Three women of apparent conviction introduce themselves on a stage bare but for a stool, lamp and a coat stand. Each has a clear role, accent, lighting state and agenda, but their surety fades with their smiles, as the days lengthen, their stories snowball and their tales cease to add up. Mega is a comedic trip into the murky world of identities; does who we think we are stand up to scrutiny? Who are we underneath the stories we tell?

The details of where and when remain murky, and so character is brought into sharper focus. Alex Milne’s debut work (as writer and director) is reminiscent in subject-matter of Jean-Paul Sartre existentialist, absurdist No Exit (“Hell is other people”) but with more sharply drawn, and only female characters; it’s like an absurdist Breakfast Club. Instead of the Princess, the Weirdo, the Jock and the Geek we have the Royal, the Witch and the Popstar, and they all have to rub along, to comedic effect.

It takes strong writing to make you want to spend time with unlikable characters, and mercifully, Alex Milne’s quirky comedic writing has strength in spades. To say they are unlikable may seem a bit harsh, it is more that they are self-obsessed and self-absorbed. They are reflections of the curious identities they have made for themselves, turned inwards and intensified. Are we becoming more intensified, warped or extreme versions of ourselves from the pressures put on us to find a clear identity? Representations of clear-cut identities are available to us in a never-ending stream on the internet, this could be why phones are banned in Milne’s cloudy universe, but which do we fit? Are we in danger of being distilled to a role? To just a word? There is a note of serious criticism that hums under Milne’s snappy, wit-fuelled script.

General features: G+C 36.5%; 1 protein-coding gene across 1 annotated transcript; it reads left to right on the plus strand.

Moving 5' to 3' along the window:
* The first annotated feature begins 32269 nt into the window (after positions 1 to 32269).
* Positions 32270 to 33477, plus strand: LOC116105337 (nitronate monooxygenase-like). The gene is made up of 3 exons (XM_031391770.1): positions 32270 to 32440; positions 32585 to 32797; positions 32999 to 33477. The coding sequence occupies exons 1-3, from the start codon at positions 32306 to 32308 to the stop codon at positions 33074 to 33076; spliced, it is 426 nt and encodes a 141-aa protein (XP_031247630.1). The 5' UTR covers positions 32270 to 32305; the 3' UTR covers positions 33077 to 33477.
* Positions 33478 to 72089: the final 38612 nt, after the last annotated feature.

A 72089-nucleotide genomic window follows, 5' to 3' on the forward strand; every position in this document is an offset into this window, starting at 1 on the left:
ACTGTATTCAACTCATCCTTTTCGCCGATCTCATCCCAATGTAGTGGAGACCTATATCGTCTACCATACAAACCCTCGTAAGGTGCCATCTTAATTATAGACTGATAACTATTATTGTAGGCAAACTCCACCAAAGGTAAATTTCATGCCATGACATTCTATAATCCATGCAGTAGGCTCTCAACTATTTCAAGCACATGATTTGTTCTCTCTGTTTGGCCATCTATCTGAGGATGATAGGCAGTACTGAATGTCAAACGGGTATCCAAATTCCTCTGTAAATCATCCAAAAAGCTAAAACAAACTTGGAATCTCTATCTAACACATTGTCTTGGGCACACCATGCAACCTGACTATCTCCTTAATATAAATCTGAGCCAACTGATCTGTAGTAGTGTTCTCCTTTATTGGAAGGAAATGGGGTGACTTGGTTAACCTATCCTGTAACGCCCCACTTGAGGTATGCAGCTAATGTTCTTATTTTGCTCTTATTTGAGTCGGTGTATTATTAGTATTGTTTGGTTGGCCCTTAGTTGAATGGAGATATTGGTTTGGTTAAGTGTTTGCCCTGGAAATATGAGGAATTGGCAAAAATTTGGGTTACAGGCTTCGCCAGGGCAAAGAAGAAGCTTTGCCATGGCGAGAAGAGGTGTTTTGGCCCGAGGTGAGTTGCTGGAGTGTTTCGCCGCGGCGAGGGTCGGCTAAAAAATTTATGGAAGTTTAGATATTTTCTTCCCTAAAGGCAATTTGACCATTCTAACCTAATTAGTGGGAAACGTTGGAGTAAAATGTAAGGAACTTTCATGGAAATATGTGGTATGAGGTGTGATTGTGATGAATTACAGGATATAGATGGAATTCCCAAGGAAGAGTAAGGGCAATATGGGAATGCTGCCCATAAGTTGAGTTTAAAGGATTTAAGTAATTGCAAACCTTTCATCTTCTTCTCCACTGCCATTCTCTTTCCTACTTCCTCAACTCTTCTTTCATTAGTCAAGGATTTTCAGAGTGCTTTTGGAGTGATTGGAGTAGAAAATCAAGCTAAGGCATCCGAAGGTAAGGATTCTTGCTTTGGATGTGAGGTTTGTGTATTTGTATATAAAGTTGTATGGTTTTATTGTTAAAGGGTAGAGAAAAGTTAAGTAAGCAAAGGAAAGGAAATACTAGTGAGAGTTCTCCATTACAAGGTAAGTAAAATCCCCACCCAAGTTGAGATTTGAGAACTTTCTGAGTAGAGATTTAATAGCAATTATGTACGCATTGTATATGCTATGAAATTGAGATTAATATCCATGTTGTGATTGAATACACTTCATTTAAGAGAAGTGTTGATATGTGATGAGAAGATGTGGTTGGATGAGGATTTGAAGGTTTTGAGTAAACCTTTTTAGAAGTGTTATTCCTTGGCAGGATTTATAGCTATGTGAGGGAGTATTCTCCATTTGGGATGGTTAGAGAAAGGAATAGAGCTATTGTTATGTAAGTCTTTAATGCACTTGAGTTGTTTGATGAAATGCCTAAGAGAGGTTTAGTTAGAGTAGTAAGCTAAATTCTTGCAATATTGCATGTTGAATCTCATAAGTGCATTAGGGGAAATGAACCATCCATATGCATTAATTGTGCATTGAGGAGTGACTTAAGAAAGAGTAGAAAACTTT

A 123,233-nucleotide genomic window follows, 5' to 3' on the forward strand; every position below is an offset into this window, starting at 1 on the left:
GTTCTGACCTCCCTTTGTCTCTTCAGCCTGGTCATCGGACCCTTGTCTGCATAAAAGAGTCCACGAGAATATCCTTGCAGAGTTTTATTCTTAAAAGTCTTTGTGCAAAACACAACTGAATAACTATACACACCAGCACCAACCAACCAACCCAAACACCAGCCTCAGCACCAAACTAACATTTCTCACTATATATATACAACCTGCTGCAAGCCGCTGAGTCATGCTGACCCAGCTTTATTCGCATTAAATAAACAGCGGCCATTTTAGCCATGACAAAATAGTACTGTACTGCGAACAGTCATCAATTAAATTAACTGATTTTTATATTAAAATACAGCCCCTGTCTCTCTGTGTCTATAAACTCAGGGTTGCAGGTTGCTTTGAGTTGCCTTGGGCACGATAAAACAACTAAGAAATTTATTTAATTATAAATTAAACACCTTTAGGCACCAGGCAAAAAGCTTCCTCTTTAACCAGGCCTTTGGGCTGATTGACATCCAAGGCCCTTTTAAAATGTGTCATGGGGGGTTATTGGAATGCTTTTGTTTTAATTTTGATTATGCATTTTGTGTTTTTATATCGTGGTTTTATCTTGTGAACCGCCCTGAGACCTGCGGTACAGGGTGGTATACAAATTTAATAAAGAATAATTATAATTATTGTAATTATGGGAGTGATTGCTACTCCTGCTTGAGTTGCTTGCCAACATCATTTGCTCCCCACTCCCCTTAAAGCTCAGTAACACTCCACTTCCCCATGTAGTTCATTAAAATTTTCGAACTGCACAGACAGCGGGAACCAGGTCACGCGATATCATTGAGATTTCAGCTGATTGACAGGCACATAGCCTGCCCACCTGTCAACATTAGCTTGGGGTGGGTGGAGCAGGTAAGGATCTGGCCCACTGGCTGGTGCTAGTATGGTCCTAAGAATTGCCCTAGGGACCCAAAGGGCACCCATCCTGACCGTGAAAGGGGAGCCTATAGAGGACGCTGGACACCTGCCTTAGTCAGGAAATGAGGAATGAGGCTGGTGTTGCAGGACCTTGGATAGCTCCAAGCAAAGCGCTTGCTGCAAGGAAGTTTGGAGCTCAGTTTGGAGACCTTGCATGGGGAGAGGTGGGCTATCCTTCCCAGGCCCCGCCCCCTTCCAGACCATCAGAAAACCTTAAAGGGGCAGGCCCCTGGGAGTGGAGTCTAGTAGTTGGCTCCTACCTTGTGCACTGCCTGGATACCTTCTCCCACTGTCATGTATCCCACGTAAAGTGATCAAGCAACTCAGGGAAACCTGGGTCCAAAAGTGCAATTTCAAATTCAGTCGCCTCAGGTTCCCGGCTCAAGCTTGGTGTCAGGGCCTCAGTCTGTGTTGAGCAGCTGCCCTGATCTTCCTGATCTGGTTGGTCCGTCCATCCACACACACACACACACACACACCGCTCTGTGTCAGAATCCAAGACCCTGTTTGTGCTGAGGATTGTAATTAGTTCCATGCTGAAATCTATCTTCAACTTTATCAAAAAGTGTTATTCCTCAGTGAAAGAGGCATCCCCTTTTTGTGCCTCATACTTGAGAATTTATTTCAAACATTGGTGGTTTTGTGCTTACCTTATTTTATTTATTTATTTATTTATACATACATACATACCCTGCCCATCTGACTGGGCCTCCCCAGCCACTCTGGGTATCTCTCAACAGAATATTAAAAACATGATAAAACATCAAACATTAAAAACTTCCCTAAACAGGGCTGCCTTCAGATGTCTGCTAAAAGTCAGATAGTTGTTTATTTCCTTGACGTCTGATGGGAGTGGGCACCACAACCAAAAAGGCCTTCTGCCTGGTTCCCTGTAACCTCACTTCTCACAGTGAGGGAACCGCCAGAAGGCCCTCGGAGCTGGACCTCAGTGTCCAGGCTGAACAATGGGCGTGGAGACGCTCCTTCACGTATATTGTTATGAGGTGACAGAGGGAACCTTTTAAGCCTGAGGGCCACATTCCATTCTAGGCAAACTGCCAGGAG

There is no doubt that these are some skilled comedy actors steering Milne’s comedy, they don’t miss a beat. Their conviction in their roles is as strong as their characters’. The contrast between the undeniably creepy wide-eyed Witch (Casey Bird), startling and always on the verge of tears Royal and deluded, shape and shade-throwing Popstar (Kirsty King) is acutely clear. However, the relationships they form on stage are patchy at best. The tendency the actors have to play straight-on to the audience a little too much may be connected to this and they seem to form a stronger bond with the audience than with each other. There are some sparks flying between the characters that are just longing to catch alight. In places the ambiguity of the writing feels more unresolved.

The identity of Milne’s characters may be unravelling at the edges but Mega in its quirky, curious form, for a debut, feels promisingly self-assured.

Summary
Review Date
Reviewed Item
Mega at Tristan Bates Theatre
Author Rating
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Christina is a Londoner and theatre professional with experience in directing, producing and dramaturgy. Christina’s work as a writer and critic can be found on her blog, The Empty Blogspace (christinabulford.co.uk), at Mark Aspen Reviews and in the Twickenham Tribune. Christina holds a master’s degree in dramaturgy and theatre criticism from the Royal Central School of Speech and Drama. Christina also practices performance photography.

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